Hiring practices that need to die, and some new ones we need to adopt

Written by: Vu Le
Published on: May 27, 2022

cat grave reba-spike

(Image: Reba Spike)

The job market is shifting. People are leaving their jobs everywhere and in great numbers. Employers are scrambling to hire people. More unions are forming. And yet, so many organizations and companies still continue to engage in crappy, inequitable hiring practices as if it were still the 1960s and everyone could smoke and drink whiskey during a team meeting.

On Twitter, someone wrote, “So apparently job candidates’ sending a thank you note isn’t a thing anymore? Candidates, pro tip: Send a thank you note.” It got several thousand comments and quote tweets saying requiring the follow-up thank-you note is an archaic, ridiculous practice. Christopher Chan of the University of Washington called it “Victorian performances of white middle class professionalism.” And I agree. It is an unwritten rule steeped in power asymmetry. If employers don’t send job candidates thank-you notes, why should job candidates be expected to do so?

While we put the final nail in the post-interview-thank-you-note coffin, here are some other practices we need to stop doing, and a few we need to adopt.

  1. Disclose salary range in every single job posting. There is no more arguing about this. The research is so clear now that not disclosing salary on your job posts furthers racial and gender wages gaps. So either you disclose salary ranges on all your job posts, or else put up a banner on your website that says “we are proud to perpetuate inequity.”

  2. Stop asking for work outside candidates’ portfolios. I saw a job posting that required each job candidate to give one recommendation to improve the company’s website. No: You haven’t hired them, so don’t ask job candidates to do work for free. Don’t ask for bespoke presentations, communications plans, fundraising appeal letters, etc. Not unless you will pay them consulting rates to do it.

  3. Stop requiring formal education for every position. As I wrote here, it is inequitable to require a Bachelor’s or other formal college degree for most positions. And yet tons of organizations still do it. Unless it’s a specialized position (legal, accounting, counseling, etc.), knock it off.  

  4. Stop asking “creative” interview questions. What is your astrology sign? If you were an ice cream flavor, which one would you be? How many gummy bears would fit in this interview room? Don’t ask inane questions and think you’re being clever. You’re not. You’re annoying job candidates while also leaving behind people from different cultural and economic backgrounds.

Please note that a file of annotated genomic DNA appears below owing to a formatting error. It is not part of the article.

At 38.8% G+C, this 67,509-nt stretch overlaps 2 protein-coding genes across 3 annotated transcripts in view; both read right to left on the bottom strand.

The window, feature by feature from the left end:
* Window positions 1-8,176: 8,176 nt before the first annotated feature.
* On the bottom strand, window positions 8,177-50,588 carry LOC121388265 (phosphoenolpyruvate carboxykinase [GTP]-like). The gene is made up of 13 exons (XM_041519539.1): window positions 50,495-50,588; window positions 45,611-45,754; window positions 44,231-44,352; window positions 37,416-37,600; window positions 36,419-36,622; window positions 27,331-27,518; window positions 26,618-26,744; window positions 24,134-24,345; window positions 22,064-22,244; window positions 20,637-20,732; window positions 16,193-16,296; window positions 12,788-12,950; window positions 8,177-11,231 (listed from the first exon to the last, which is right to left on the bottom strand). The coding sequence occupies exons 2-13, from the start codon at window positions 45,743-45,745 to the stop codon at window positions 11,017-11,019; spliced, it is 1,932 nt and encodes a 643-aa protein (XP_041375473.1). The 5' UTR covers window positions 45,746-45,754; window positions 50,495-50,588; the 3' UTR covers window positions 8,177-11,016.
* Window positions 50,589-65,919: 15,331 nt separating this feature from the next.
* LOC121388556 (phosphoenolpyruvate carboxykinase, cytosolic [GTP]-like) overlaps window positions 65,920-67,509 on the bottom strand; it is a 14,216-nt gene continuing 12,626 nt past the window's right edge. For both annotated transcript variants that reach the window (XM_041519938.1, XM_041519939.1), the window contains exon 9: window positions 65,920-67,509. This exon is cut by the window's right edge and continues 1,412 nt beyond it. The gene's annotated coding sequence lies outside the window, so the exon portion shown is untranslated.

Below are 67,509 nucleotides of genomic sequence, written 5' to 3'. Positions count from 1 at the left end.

5. Stop ghosting people after they spent hours or months on your process. One of the biggest complaints from job candidates is going through hours of a job process and then never hearing from the employer again. Have the courtesy to notify everyone who took time to engage with you.

  6. Spell out your ENTIRE hiring process and timeline in your job posting. If you plan to have finalists do five interviews, a presentation, and a Thunderdome battle with only office supplies as weapons, say so upfront. Job candidates deserve to know how much time they will need to spend with you and whether it’s reasonable. If you haven’t thought out your process in its entirety enough to spell it out, you’re not ready to hire.

  7. Send interview questions in advance. If you want thoughtful answers, give candidates time to think and reflect. We need to stop equating being extroverted, charismatic, and good at talking with a high degree of intelligence and qualification. Most jobs require thinking, research, and deliberation, so give job candidates time to do that.

  8. Reserve plenty of time for candidates to ask questions. Don’t interrogate candidates for 50 minutes and then give them two minutes to ask questions at the end. That’s thoughtless. Candidates deserve an equal amount of time to gather information to make their decision about whether they should work for you.

  9. Pay job candidates who make it to your interview process. As I wrote about here, it is time to pay job candidates that you interview. Not gift cards. Not swag. Literal money to compensate for the hours that they spent helping you explore whether this is a good fit.

  10. Pay candidates what is fair, not what you can get away with. Don’t tie people’s pay to their ability to negotiate. Women, people of color, and especially women of color are systemically underpaid, in part because negotiations are rife with inequity and unconscious biases. So pay people fair salaries, even if in the negotiation process you could get away with lower offers.

Additionally, from colleague Mosswood Lark:

  1. State clearly if you welcome disabled candidates, and how/when candidates should disclose the accommodations they would need to do the job.

  2. State clearly if you are open to qualified candidates applying for part-time or job-sharing.

There are plenty of other hiring practices worth discussing as well: Please examine yours and make improvements.

Vu Le is a writer, speaker, consultant, and the former ED of Rainier Valley Corps.

This article originally appeared in a slightly different form on Vu Le’s blog, NonprofitAF.